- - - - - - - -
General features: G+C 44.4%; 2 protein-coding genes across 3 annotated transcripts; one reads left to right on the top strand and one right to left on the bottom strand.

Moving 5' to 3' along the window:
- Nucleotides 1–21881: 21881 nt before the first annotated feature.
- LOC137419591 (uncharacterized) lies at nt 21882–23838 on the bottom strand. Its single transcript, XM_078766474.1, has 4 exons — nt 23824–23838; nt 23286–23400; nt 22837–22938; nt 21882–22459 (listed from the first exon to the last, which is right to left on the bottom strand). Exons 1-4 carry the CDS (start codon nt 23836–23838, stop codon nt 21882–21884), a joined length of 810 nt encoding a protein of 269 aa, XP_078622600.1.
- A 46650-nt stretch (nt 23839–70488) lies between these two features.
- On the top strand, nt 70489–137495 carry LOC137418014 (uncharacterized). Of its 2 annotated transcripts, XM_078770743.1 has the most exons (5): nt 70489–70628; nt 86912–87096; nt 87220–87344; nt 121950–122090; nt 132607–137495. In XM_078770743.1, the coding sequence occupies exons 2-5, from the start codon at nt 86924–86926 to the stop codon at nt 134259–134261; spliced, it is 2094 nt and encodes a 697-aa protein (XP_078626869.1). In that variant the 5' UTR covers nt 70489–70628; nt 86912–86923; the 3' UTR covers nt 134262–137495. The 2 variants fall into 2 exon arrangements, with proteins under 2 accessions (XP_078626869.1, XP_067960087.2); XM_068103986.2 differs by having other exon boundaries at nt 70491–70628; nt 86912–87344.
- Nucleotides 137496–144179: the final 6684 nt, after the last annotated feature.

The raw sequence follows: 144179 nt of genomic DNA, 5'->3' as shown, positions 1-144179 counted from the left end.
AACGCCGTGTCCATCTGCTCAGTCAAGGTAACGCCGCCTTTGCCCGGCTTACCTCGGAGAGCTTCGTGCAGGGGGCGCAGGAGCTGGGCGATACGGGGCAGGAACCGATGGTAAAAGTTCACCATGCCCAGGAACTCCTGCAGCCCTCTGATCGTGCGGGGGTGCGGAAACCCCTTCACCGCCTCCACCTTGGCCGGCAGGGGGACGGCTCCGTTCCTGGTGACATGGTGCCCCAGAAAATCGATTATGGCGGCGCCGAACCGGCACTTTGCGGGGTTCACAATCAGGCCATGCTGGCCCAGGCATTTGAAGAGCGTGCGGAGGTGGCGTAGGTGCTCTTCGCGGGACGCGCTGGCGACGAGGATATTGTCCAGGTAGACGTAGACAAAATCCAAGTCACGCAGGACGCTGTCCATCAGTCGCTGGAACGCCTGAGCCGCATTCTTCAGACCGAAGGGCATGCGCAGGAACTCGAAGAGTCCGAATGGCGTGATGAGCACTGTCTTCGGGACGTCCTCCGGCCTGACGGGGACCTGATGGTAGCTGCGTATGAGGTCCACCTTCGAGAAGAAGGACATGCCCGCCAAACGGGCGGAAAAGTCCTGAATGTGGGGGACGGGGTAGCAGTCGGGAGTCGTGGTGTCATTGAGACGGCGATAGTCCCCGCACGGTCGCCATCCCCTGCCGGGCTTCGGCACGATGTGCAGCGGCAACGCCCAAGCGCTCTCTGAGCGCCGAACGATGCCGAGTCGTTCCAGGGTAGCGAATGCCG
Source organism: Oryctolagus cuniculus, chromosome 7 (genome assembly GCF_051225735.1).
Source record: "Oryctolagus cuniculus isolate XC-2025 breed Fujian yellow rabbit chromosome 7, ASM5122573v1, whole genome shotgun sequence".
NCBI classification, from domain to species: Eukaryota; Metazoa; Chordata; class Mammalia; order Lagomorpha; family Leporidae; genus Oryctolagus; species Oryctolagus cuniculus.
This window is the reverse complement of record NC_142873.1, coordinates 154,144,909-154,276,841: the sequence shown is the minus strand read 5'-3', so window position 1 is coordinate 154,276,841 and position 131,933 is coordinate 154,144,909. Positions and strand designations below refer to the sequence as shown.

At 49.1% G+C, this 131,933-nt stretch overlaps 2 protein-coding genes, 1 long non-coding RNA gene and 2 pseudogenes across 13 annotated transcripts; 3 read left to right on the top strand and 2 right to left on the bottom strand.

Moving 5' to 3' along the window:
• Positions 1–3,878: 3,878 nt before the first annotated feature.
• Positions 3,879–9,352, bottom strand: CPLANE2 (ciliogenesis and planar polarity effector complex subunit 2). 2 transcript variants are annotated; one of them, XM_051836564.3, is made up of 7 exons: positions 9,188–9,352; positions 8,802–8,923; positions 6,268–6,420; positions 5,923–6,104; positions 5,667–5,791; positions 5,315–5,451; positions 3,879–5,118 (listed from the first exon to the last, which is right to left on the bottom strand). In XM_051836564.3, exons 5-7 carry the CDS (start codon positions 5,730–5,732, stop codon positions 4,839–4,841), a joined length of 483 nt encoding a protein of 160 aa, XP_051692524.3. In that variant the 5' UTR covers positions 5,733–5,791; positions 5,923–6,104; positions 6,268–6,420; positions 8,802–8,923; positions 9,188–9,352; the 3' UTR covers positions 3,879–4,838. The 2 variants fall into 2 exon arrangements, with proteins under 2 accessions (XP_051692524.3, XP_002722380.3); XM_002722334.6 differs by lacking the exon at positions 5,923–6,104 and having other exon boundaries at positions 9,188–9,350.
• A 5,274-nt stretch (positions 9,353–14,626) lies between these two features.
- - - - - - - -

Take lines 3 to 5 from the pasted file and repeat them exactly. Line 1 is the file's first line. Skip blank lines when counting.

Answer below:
- Nucleotides 1–21881: 21881 nt before the first annotated feature.
- LOC137419591 (uncharacterized) lies at nt 21882–23838 on the bottom strand. Its single transcript, XM_078766474.1, has 4 exons — nt 23824–23838; nt 23286–23400; nt 22837–22938; nt 21882–22459 (listed from the first exon to the last, which is right to left on the bottom strand). Exons 1-4 carry the CDS (start codon nt 23836–23838, stop codon nt 21882–21884), a joined length of 810 nt encoding a protein of 269 aa, XP_078622600.1.
- A 46650-nt stretch (nt 23839–70488) lies between these two features.